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ECV: Experimental Composite Vehicle.
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115 years of brand history, and 60 years of the Flaminia Presidenziale limousine.
15 July 2021
The Fiat 500 F at the MoMA “Automania” exhibition
The icon of Italian automotive style and design goes on show in New York.
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The Fiat Multipla and functional design

The importance of usability and efficiency in design.

Efficiency is one of the cornerstones on which the designer's work is based. Together with Roberto Giolito, head of the Heritage department, we explore the importance of placing the user at the centre of the creative design process. And not just in the automotive sector. From the Downtown and Multipla cars to the Zippo lighter and Telecaster guitar, we outline the intrinsic role of functionality, alongside that of aesthetics.

When it comes to design, there is a risk of underestimating the importance of efficiency, in favour of focusing more on aesthetics. What is your opinion on this?

Design is intended to bring the product into contact with its user and effectively meet the requirements for functionality, economy and usability. In other words, if the concept of efficiency is not put at the centre of this process, it cannot be called design in the strictest sense. Contrary to general belief, design has nothing to do with art and creativity unless these two concepts are understood as being just two of its component ingredients. Design is intrinsically linked to mass production and consumer society. More than other disciplines, it arises from the public's needs, their more or less explicit demands, to which it endeavours to respond. The car is one of the industrial products that best clarifies what is meant by design. The first objective that it must meet is to be functional for its intended user.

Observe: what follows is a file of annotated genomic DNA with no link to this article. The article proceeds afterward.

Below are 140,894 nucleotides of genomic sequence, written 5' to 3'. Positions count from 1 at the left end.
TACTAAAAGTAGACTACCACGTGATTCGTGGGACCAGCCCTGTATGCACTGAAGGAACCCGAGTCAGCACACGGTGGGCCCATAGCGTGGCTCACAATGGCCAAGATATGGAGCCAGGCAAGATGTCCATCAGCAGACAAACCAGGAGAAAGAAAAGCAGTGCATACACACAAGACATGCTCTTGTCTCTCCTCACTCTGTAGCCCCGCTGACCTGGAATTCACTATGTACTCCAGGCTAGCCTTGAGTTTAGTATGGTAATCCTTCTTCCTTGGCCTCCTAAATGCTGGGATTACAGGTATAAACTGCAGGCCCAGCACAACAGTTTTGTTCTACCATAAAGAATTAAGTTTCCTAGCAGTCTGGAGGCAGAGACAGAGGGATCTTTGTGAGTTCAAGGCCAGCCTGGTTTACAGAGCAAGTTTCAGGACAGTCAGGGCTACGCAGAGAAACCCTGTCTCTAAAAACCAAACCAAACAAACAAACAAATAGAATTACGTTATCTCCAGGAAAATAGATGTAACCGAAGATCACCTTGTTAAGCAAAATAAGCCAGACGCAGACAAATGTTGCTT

The importance of design is also evidenced by the fact that within the HUB, which is the multifunctional space that houses Heritage, there is a section called Style Marks. Exhibited within this section are cars produced over a period of more than 60 years. What do they all have in common?

They are some of the milestones in the history of automotive design, cars which, due to their characteristics and personality, effectively encapsulated the identity of their respective brands. These are cars that have become indelibly imprinted on the collective imagination, cars that over time have become true benchmarks in the field of automotive design. Returning to the subject of efficiency, the common thread connecting all the models on display here is the ability of the original project to reconcile technical needs with the design of the car body. This happens thanks to the interaction between product, formal values and user behaviour. The contribution and aesthetic awareness of the great Turin-based coachbuilders was decisive in maintaining this precarious balance. They are models from different eras but, united by an aesthetic and technological relevance, they demonstrate that the word “style” actually alludes to a more sophisticated expression of design that looks ahead towards innovation, while at the same time bearing witness to its own time.

In your direct experience, are there any models that you find particularly interesting, due to the way in which they resolve issues relating to the concept of efficiency?

If I think of what we could call the “efficient approach”, two models come to mind, models which were created with particular attention paid to the needs of habitability and use. Thanks to the innovative solutions identified during their design, the FIAT Downtown and the Multipla can certainly be useful in giving substance to the concept of efficiency.